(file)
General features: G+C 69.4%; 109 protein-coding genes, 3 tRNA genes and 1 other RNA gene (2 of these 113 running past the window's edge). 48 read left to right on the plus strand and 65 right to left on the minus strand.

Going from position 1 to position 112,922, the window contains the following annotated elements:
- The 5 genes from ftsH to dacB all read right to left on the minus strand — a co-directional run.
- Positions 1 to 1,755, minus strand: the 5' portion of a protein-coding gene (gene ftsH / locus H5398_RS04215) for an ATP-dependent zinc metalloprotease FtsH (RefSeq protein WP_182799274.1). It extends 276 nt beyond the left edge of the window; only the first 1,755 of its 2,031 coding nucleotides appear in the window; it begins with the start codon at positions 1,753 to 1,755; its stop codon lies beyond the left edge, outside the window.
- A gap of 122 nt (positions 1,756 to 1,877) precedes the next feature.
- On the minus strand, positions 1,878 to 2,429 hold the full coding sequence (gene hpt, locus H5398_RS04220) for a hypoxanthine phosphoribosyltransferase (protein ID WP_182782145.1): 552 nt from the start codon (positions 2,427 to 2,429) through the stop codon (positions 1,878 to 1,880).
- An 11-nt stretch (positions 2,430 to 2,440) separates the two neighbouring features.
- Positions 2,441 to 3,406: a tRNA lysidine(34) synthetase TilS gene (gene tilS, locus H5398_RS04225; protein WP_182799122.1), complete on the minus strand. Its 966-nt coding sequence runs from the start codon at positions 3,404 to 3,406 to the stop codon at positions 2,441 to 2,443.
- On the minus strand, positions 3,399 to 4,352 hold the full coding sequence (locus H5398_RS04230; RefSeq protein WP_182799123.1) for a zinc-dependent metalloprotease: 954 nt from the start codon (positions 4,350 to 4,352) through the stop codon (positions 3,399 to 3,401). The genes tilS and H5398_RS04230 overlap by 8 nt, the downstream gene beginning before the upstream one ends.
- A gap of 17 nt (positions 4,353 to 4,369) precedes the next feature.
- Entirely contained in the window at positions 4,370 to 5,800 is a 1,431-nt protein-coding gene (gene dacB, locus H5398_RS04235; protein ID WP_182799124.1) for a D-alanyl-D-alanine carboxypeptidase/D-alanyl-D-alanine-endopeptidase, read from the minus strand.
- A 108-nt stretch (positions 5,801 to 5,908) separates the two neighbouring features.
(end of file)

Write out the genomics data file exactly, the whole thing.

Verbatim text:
General features: G+C 69.4%; 109 protein-coding genes, 3 tRNA genes and 1 other RNA gene (2 of these 113 running past the window's edge). 48 read left to right on the plus strand and 65 right to left on the minus strand.

Going from position 1 to position 112,922, the window contains the following annotated elements:
- The 5 genes from ftsH to dacB all read right to left on the minus strand — a co-directional run.
- Positions 1 to 1,755, minus strand: the 5' portion of a protein-coding gene (gene ftsH / locus H5398_RS04215) for an ATP-dependent zinc metalloprotease FtsH (RefSeq protein WP_182799274.1). It extends 276 nt beyond the left edge of the window; only the first 1,755 of its 2,031 coding nucleotides appear in the window; it begins with the start codon at positions 1,753 to 1,755; its stop codon lies beyond the left edge, outside the window.
- A gap of 122 nt (positions 1,756 to 1,877) precedes the next feature.
- On the minus strand, positions 1,878 to 2,429 hold the full coding sequence (gene hpt, locus H5398_RS04220) for a hypoxanthine phosphoribosyltransferase (protein ID WP_182782145.1): 552 nt from the start codon (positions 2,427 to 2,429) through the stop codon (positions 1,878 to 1,880).
- An 11-nt stretch (positions 2,430 to 2,440) separates the two neighbouring features.
- Positions 2,441 to 3,406: a tRNA lysidine(34) synthetase TilS gene (gene tilS, locus H5398_RS04225; protein WP_182799122.1), complete on the minus strand. Its 966-nt coding sequence runs from the start codon at positions 3,404 to 3,406 to the stop codon at positions 2,441 to 2,443.
- On the minus strand, positions 3,399 to 4,352 hold the full coding sequence (locus H5398_RS04230; RefSeq protein WP_182799123.1) for a zinc-dependent metalloprotease: 954 nt from the start codon (positions 4,350 to 4,352) through the stop codon (positions 3,399 to 3,401). The genes tilS and H5398_RS04230 overlap by 8 nt, the downstream gene beginning before the upstream one ends.
- A gap of 17 nt (positions 4,353 to 4,369) precedes the next feature.
- Entirely contained in the window at positions 4,370 to 5,800 is a 1,431-nt protein-coding gene (gene dacB, locus H5398_RS04235; protein ID WP_182799124.1) for a D-alanyl-D-alanine carboxypeptidase/D-alanyl-D-alanine-endopeptidase, read from the minus strand.
- A 108-nt stretch (positions 5,801 to 5,908) separates the two neighbouring features.